The latest installment of this conference series was held in Washington, D.C. last winter. Before that, “Digital Assets at Duke,” was held at the university in January. The next conference will be held in Abu Dhabi this winter with another scheduled for Singapore in the summer of 2024.

Every aspect of these FinTech conferences, regardless of their location, is designed to facilitate productive and academic conversation. The conferences are smaller, capped at around 230 to 240 people, and the discussion agenda is tailored to fit the different interests and needs of the region in which the conference is being held. In the United States, for example, conferences focused on builders, centralized exchanges and an emphasis on regulators. In Abu Dhabi, however, most investors are some permutation of sovereign wealth funds, so the programming will cater to their needs and interests.

“Everybody pointed out that that was the number one thing that made the conference so unique, the fact that everybody was able to interact with speakers on every topic that was
presented,” Lenz said.

Digital Assets @ Duke Conference

Join key industry players in the digital assets space, regulatory experts, and select researchers for rigorous debate, discussion and education.

The conferences are open to a wide variety of industry players to diversify conversation and resources. Participants include companies involved in digital asset trading and tokenization, centralized exchanges, analytics servicing companies, and lots of investors. Speakers at Digital Assets at Duke in January included U.S. Securities & Exchange Commissioner Hester Peirce and U.S. Commodity and Futures Trading Commission Commissioner Kristin Johnson.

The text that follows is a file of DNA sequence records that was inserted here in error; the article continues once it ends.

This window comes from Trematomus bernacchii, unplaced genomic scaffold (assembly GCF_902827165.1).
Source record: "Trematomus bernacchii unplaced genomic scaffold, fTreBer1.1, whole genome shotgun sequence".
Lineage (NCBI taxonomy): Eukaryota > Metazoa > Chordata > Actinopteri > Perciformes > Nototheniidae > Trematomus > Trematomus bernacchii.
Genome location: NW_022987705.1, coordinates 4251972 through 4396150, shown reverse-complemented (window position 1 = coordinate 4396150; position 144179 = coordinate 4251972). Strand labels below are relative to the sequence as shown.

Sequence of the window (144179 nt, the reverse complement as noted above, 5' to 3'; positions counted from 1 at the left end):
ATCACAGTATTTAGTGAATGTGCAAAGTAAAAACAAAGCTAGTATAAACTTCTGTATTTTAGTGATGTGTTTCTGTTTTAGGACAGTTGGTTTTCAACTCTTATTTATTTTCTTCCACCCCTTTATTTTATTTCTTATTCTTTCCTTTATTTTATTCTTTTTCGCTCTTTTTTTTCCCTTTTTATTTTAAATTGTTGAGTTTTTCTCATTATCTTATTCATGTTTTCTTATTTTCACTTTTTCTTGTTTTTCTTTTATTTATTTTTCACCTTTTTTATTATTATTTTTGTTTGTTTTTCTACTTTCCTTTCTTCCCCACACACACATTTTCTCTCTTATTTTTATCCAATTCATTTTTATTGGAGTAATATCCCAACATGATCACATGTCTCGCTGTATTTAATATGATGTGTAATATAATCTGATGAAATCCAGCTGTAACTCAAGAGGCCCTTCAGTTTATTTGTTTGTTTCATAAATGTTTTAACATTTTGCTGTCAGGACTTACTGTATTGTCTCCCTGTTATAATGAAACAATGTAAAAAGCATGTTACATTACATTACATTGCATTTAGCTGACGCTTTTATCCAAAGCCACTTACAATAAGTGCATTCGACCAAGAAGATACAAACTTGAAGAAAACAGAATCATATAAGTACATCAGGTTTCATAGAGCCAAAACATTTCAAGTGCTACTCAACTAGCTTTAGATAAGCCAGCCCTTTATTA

Panels covered an assortment of topics, including technology, policy and regulation, business, and investing. The diversity of subjects discussed is intentional, aiming to bring together key players in the digital assets space in a neutral academic platform in hopes that they will leave with new perspectives they might not have interacted with otherwise.

We’re definitely trying to build a brand in the digital assets space. When you think of digital assets. Duke is what I want you to think about.

Jimmie Lenz Executive in Residence and Director, Financial Technology Program

The need for Lenz’s global series of workshops is clear. Even as the field expands and becomes more widely accepted and adopted, there is still much work to be done to integrate its opportunities into the existing political and regulatory landscape.

“There are significant regulatory challenges in multiple countries, and it’s not entirely clear how digital assets fit within existing regulatory frameworks,” Reiners said. “That can be a real impediment to firms, if they don’t know what the rules of the road are, or maybe the rules of the road don’t allow them to operate the business that they want to operate.”

The workshops that Lenz and Reiners are planning aim to address some of these roadblocks to development that financial technology is facing and, ultimately, provide a space for growth, problem-solving and collaboration for the emerging digital assets
industry.

“We’re definitely trying to build a brand in the digital assets space. When you think of digital assets, Duke is what I want you to think about,” Lenz said. “At the end of the day, we want to see the industry grow in a responsible way. We want to see access to good products by more people around the world, and we want to see continued development in the digital
assets space.”

Key Takeaways

  • Identify unmet needs in a field’s community.
  • Plan smaller events where attendees can engage in lively discussions in every session.
  • Tailor each conference’s agenda to the needs of its host city’s region.
  • Target regions around the world with a high concentration of existing expertise.
  • Invite speakers and attendees from a wide range of stakeholders within the field.

Financial Technology

Technologies like machine learning and blockchain are driving advances across the financial sector. The Duke Master of Engineering in Financial Technology (FinTech) will prepare you with the technical, financial and management skills to lead the next generation of financial innovation.